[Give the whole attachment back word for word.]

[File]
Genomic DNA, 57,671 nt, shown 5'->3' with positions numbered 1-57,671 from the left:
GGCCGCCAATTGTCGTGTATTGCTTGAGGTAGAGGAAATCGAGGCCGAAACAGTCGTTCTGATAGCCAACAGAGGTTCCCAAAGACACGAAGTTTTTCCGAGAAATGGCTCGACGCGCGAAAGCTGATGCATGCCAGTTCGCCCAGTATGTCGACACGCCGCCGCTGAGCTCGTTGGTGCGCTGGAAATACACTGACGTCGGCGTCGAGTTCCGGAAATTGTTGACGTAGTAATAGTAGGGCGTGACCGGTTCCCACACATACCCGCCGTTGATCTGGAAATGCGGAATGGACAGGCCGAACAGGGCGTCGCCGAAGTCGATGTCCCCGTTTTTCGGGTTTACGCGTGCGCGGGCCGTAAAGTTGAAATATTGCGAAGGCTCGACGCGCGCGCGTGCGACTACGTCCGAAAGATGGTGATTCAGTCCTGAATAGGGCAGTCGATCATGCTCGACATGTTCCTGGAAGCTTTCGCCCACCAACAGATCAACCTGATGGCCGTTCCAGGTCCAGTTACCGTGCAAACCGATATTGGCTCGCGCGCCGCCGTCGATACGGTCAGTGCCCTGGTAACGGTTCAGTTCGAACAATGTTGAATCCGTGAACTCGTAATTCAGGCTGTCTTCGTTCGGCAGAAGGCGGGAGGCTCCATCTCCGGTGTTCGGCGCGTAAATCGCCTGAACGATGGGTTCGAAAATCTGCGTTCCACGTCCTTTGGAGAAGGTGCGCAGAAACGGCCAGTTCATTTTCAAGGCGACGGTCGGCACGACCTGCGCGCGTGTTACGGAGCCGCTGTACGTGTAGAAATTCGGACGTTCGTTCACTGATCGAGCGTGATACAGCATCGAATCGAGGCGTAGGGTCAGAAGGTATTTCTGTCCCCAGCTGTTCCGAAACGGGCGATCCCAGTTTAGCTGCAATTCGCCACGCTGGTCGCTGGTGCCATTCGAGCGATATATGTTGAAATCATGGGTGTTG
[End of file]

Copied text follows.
Genomic DNA, 57,671 nt, shown 5'->3' with positions numbered 1-57,671 from the left:
GGCCGCCAATTGTCGTGTATTGCTTGAGGTAGAGGAAATCGAGGCCGAAACAGTCGTTCTGATAGCCAACAGAGGTTCCCAAAGACACGAAGTTTTTCCGAGAAATGGCTCGACGCGCGAAAGCTGATGCATGCCAGTTCGCCCAGTATGTCGACACGCCGCCGCTGAGCTCGTTGGTGCGCTGGAAATACACTGACGTCGGCGTCGAGTTCCGGAAATTGTTGACGTAGTAATAGTAGGGCGTGACCGGTTCCCACACATACCCGCCGTTGATCTGGAAATGCGGAATGGACAGGCCGAACAGGGCGTCGCCGAAGTCGATGTCCCCGTTTTTCGGGTTTACGCGTGCGCGGGCCGTAAAGTTGAAATATTGCGAAGGCTCGACGCGCGCGCGTGCGACTACGTCCGAAAGATGGTGATTCAGTCCTGAATAGGGCAGTCGATCATGCTCGACATGTTCCTGGAAGCTTTCGCCCACCAACAGATCAACCTGATGGCCGTTCCAGGTCCAGTTACCGTGCAAACCGATATTGGCTCGCGCGCCGCCGTCGATACGGTCAGTGCCCTGGTAACGGTTCAGTTCGAACAATGTTGAATCCGTGAACTCGTAATTCAGGCTGTCTTCGTTCGGCAGAAGGCGGGAGGCTCCATCTCCGGTGTTCGGCGCGTAAATCGCCTGAACGATGGGTTCGAAAATCTGCGTTCCACGTCCTTTGGAGAAGGTGCGCAGAAACGGCCAGTTCATTTTCAAGGCGACGGTCGGCACGACCTGCGCGCGTGTTACGGAGCCGCTGTACGTGTAGAAATTCGGACGTTCGTTCACTGATCGAGCGTGATACAGCATCGAATCGAGGCGTAGGGTCAGAAGGTATTTCTGTCCCCAGCTGTTCCGAAACGGGCGATCCCAGTTTAGCTGCAATTCGCCACGCTGGTCGCTGGTGCCATTCGAGCGATATATGTTGAAATCATGGGTGTTG